Second, a subsequent election provision helps address any participant concerns about the unsecured nature of such plans, thereby acting as a security device. Participants, especially younger ones, may be reluctant to participate in a plan that requires them to make elections to far dates, like retirement, because of the potential risk of loss of benefits that accompanies the required insolvency risk in a plan.
A plan permitting pre-retirement distribution elections helps. However, a properly designed plan with a subsequent election provision would allow a participant to make a short 409A fixed-date election of 2 years into the future to be paid out in 5 annual distributions (which works nicely with the minimum 5-year re-deferral requirement).
Then, before the end of the next year (and in compliance with the rule) the participant will decide whether to continue to make a subsequent election on that first installment or to take that installment (and coming installments) into income if he or she feels insecure about the plan. If he or she elects to make a subsequent election, the concept is to push this first installment to the end of sequence of installments (5 years in the future) to keep the participant’s average exposure period on a deferral in the plan as short as possible at all times.
This concept is demonstrated in Exhibits 1 and 2. Exhibit 1 shows a $50,000 deferral for 2 years and paid out in 5 annual installments. Exhibit 2 shows the effect of a subsequent election pushing or “rolling” the first $10,000 distribution installment back 5 years (the minimum requirement) to the end of the distribution sequence.
The rolling of an installment in this fashion can be repeated annually. And this approach can be applied to the next year’s new deferral, thereby “stacking” the installments of multiple years. The employer has the flexibility to determine the limits on this ability to make a subsequent election, and might select retirement age–or age 70 1/2, for example–as the last year a subsequent election can start. There are other approaches using this concept, based on a participant’s concerns and desires.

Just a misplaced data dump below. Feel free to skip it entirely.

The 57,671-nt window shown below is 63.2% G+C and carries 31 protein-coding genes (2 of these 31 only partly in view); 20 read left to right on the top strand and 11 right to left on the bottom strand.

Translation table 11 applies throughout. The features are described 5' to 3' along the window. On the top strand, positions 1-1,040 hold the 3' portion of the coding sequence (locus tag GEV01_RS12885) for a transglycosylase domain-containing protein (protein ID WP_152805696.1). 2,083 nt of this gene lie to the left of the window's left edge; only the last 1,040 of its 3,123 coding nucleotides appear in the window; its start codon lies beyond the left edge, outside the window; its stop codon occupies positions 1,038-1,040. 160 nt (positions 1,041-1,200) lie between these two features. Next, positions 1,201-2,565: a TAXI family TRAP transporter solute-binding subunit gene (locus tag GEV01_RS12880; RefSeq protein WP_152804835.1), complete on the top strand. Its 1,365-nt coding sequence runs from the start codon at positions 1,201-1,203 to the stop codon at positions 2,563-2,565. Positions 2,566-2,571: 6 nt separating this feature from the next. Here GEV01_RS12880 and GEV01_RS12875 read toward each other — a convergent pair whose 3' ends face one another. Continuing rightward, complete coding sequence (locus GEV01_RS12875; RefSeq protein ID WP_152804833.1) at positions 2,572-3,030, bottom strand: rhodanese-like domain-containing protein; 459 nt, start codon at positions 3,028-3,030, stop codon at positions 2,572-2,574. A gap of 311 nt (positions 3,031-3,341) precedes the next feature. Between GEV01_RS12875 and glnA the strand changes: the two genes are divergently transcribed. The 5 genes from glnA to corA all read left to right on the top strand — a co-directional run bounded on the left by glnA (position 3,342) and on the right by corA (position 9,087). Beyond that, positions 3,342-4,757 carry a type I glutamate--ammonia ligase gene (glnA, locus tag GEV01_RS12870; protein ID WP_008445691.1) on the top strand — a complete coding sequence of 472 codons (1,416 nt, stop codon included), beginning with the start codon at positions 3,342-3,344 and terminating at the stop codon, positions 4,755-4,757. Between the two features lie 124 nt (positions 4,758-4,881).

Of course, the key to making this strategy work easily for a plan sponsor and participants is the necessary 409A administrative capability. In fact, the author does not recommend that sponsors try to take on this plan design without it. The administrator not only needs to be able to administer separate, multi-destination accounts with separate investment allocations, but also needs to be able to electronically enable and record-keep the exercise of a subsequent election option in compliance with the 409A requirements.
The complete administrative capability should also address the important communication to plan participants concerning deadlines for subsequent elections as well as the status and impact that changed distributions have on these elections.
The author’s current experience is that many third-party administrators and their advisors claiming to do 409A-compliant nonqualified plans are advising against such plan designs and a subsequent election provision. The truth is that many of them do not have the software and systems to administer such plans or such a provision.
So, the “tail is wagging the dog” currently as to recommended attractive plan designs, based upon their own software and systems limitations. Plan sponsors will need to seek out 409A-enabled plan administrators, but it is worth the effort to implement the most attractive plans possible under 409A.